Friday, 9 May 2014

Texturing and Rigging the WoSD

Now we are in to the building phase, we have begun nailing down a pipeline for efficient workflow. Tim and Adam have been doing most of the asset modelling, Adam has bee unwrapping the UVs, Rhys has been animating, Tim has been building and coding in Unity with support from Adam and I have been given the role of texture painting, and so far some of the rigging. We thought that by having one artist on the textures, we would be able to maintain a consistent style. We have also opted to carry the outlined comic effect used for the wrecked whippet which we weren't 100% sure of. We feel it makes the game look more distinctive and visually interesting.

With the 'Weapon of SASS Destruction' being such a key asset, we had a clear concept so there wasn't too much need for experimentation at this stage. I simply had to clean up and paint the textures from the turnaround I had created earlier. Painting textures offers interesting challenges. Obviously the shadows are determined by lights placed in the game engine, so I had to not include any hard shadow, without the textures looking flat. Obviously there are other  ways to achieve the illusion of depth and texture such as bump mapping, but our game isn't ultra realistic, so we won't be relying too much on that.

One of the greatest challenges at this phase came with the rigging of the WoSD. I essentially only needed the legs rigging with a single joint to control the upper half of the Mech:

I hit trouble when weight painting the influence, as the heels of the mech seemed to peel off the ground, and the foot would loose volume when I moved the foot controls:

I couldn't figure out why the influence was so off. My methods became unorthodox, using distant joints to pull on vertexes like for example: If the knees were distorting, I'd try and resist it by bringing influence from the toe joints. I also toyed with the idea of bringing in a heel joint to help keep the volume of the foot, but tutor Matt a shored me I could achieve what I was after using weight paint influence. When looking at the rig, the first thing Matt noticed was that I hadn't been using IK joints correctly. Using a standard human leg as an example, an IK (Inverse Kinematic) joint should run from thigh (leg joint) to the ankle joint. I had 3 IKs in the dog leg style rig, running from the leg to knee, knee to calf, and calf to ankle. The Iks however should have been running from Leg to calf and knee to ankle. It turned out however, that Maya has a spring IK, which is designed for things like spider legs. One spring Ik running straight from the leg to ankle joint worked out all the joints in between nicely.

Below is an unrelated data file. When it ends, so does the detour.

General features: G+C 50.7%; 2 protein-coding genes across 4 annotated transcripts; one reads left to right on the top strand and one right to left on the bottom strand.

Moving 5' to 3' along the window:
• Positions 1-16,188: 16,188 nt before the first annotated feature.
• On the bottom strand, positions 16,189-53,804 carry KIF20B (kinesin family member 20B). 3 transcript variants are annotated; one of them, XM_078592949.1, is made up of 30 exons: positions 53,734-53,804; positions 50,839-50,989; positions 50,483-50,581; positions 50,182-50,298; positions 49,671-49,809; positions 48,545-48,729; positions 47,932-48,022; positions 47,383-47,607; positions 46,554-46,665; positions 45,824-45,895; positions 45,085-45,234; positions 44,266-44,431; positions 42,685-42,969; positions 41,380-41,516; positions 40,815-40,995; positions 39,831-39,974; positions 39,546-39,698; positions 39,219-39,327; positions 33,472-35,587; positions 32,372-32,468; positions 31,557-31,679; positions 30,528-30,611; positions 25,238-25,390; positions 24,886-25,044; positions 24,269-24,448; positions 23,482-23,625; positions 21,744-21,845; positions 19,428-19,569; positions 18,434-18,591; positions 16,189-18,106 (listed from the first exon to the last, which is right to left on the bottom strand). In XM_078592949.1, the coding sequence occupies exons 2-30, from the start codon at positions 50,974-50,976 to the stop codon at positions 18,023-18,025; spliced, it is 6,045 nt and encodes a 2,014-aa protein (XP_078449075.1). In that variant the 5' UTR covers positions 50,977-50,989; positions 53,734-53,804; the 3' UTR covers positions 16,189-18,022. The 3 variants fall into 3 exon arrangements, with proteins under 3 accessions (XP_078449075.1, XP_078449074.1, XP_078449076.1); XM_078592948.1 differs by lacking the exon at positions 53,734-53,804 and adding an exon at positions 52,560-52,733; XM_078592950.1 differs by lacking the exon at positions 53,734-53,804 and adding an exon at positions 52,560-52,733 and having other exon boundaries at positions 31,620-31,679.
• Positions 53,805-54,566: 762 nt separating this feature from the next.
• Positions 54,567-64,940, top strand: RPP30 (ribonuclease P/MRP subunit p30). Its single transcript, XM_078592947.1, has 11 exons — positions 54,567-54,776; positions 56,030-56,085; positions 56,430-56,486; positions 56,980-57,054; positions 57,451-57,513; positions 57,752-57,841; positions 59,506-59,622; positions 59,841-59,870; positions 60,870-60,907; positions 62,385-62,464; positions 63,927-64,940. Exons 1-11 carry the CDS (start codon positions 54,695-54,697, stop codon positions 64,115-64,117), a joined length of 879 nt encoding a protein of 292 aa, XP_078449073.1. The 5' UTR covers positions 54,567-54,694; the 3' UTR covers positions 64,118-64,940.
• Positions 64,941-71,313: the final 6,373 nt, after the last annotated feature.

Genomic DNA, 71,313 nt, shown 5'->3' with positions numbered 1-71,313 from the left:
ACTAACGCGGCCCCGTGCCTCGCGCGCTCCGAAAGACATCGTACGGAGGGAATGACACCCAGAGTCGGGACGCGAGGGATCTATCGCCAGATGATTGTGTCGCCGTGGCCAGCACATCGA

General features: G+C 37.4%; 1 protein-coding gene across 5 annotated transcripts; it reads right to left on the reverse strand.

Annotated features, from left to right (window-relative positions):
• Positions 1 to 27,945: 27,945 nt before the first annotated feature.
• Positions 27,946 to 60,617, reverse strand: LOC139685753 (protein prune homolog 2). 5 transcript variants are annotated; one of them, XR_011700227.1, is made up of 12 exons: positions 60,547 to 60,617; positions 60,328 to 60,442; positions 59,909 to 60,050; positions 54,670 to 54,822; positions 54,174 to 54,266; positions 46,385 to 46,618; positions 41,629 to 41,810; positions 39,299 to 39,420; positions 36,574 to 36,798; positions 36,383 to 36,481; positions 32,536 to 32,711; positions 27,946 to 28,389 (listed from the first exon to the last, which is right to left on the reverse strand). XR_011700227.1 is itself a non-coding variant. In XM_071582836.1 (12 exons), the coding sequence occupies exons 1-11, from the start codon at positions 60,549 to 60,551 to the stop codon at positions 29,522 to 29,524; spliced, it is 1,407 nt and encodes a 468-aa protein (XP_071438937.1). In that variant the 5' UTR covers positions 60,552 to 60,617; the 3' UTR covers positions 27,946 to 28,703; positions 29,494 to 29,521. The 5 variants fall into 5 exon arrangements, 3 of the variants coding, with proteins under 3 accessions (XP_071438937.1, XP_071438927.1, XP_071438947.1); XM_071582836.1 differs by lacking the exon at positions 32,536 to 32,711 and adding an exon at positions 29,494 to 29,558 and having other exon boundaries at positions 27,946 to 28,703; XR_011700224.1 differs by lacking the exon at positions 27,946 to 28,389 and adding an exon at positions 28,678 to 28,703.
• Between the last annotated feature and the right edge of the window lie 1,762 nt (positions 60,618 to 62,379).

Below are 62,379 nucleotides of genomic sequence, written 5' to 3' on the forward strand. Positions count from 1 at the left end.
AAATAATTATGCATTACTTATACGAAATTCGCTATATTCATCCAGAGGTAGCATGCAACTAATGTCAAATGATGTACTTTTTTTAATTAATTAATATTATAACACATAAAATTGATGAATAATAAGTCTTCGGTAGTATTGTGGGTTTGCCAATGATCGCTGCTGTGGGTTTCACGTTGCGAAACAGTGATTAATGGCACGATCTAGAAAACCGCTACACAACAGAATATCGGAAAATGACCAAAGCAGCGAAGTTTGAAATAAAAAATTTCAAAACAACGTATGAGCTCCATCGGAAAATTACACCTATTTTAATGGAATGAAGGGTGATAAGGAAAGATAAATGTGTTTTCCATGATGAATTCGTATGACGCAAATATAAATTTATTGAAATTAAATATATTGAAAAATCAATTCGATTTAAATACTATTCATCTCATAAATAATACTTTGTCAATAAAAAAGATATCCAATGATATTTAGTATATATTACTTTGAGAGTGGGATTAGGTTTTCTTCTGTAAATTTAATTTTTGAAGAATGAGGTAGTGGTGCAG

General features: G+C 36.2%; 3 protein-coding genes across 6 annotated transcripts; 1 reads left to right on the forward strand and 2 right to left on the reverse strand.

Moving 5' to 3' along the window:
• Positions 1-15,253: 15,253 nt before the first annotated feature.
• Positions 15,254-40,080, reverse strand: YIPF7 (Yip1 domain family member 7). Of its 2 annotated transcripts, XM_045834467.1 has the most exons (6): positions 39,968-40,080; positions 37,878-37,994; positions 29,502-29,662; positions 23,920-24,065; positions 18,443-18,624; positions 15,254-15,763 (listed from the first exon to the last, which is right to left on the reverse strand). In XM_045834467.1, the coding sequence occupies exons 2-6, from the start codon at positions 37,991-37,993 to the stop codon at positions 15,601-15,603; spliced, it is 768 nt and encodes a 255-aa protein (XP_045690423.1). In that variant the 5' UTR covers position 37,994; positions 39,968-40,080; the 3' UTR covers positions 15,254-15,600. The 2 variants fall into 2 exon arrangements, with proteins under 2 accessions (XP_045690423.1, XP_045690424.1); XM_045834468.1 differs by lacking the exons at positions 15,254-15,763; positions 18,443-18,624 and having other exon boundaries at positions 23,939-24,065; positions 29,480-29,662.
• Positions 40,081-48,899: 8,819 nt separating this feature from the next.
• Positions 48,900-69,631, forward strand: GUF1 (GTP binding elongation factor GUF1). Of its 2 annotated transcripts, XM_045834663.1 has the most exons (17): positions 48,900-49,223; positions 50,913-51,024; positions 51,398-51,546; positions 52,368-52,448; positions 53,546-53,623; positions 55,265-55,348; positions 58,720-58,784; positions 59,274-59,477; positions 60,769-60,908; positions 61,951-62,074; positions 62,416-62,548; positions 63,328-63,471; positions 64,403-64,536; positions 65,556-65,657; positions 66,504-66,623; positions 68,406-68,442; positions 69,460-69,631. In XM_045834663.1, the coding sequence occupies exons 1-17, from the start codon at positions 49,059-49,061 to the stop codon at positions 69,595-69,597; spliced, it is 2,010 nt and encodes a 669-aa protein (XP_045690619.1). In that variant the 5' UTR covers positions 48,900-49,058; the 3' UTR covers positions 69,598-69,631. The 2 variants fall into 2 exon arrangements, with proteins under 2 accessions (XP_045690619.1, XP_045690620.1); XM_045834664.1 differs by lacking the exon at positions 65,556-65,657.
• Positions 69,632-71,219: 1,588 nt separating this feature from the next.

The strange folding and distorting of the knees was still an issue at this point. It turned out that because the model was so low poly, there was no blending between joints. I simply added in some edge loops around the joints to help the knees maintain form. With the IK handles and mesh sorted, I could now revert back to weight painting sensibly. I used the gradient view to ensure there was no unwanted influence.

I presented Rhys with a conventionally named locked off rig:

I feel I am really beginning to understand weight painting. I got rather tied up with a flawed rig, but demons aside the process of determining influence on vertices from joints is fairly simple. On a personal note, perhaps I could have named my scenes numerically (01,02...) as it got confusing at points:

As far as following naming conventions however, I feel I kept quite an organised and mostly orthodox workflow, naming my joints clearly and working out an appropriate hierarchy.

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